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SIPA vs SAIS vs SFS vs Hertie


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Hey all,

I'm currently struggling to decide between the 4. Financially got: 25% from every school except SFS which gave me nothing :(

I started a relatively high paying job in tech recently but have always wanted to make the pivot into international econ policy work (but in the private sector) and thought this could be the perfect opportunity... until I saw my financial aid packages. Trying to ask for more money but no luck so far (any advice is greatly appreciated). Hertie is by far the most financially stable option and while I know their standard of education is high, I'm a bit worried about work opportunities in EU as a US citizen. With all of the US ones I was planning on studying abroad for at least a semester for more experience outside of the US (I made that a requirement for myself). Would love any insights as to which to pick or how to negotiate or even whether I should defer (with risk of losing all funding) so I'm in better financial standing before heading in.

 

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My 2 cents: don't go to any of them. Stay at your high-paid tech career, get involved with your community, do volunteer work, write for a blog or online magazine, go to conferences, learn the lay of the land. Then in a few more years, you might consider doing a part time or executive degree. Your prospects coming out of an expensive grad school may not be any better than working a couple more years and you'll have a lot less money. Or delay going by a couple years and get yourself better established beforehand to enhance your exit opps (employers will care most about your pre-grad school experience).

If you absolutely must go, go wherever is cheapest, but don't go to a European school or plan to work in the EU.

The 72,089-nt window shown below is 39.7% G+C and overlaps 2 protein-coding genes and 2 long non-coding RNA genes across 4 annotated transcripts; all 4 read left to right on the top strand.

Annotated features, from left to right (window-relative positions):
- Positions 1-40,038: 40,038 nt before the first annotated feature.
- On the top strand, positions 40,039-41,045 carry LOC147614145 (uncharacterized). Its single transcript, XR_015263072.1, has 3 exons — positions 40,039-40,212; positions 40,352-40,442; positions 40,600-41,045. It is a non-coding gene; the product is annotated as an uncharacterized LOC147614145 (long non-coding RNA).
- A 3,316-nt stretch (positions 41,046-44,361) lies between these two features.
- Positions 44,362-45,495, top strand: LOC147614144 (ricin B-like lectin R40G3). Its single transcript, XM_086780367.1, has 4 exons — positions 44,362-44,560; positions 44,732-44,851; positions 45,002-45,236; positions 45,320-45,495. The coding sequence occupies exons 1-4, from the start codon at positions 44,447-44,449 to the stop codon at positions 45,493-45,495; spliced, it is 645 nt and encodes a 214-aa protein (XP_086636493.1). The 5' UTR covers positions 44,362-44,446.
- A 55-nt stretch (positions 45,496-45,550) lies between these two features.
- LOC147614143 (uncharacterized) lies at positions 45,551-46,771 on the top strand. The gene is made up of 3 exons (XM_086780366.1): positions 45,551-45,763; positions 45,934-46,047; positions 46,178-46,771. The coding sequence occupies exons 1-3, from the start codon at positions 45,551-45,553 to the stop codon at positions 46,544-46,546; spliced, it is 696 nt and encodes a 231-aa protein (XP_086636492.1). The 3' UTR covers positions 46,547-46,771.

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Just curious why not European schools or the EU?

On 3/30/2021 at 12:08 PM, went_away said:

My 2 cents: don't go to any of them. Stay at your high-paid tech career, get involved with your community, do volunteer work, write for a blog or online magazine, go to conferences, learn the lay of the land. Then in a few more years, you might consider doing a part time or executive degree. Your prospects coming out of an expensive grad school may not be any better than working a couple more years and you'll have a lot less money. Or delay going by a couple years and get yourself better established beforehand to enhance your exit opps (employers will care most about your pre-grad school experience).

If you absolutely must go, go wherever is cheapest, but don't go to a European school or plan to work in the EU.

 

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On 4/2/2021 at 1:48 PM, dmm13 said:

Just curious why not European schools or the EU?

 

IMHO, no other region can hold a candle to the quality, drive, and sheer resources of a U.S. professional graduate school. +other countries, including/especially Europe, don't have the tradition of letting people reinvent themselves like we do in the U.S. +trying to get a work permit or build a career in the EU is a fool's errand, IMHO.

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3 hours ago, went_away said:

IMHO, no other region can hold a candle to the quality, drive, and sheer resources of a U.S. professional graduate school. +other countries, including/especially Europe, don't have the tradition of letting people reinvent themselves like we do in the U.S. +trying to get a work permit or build a career in the EU is a fool's errand, IMHO.

That sounds like little more than blind nationalism to me. 

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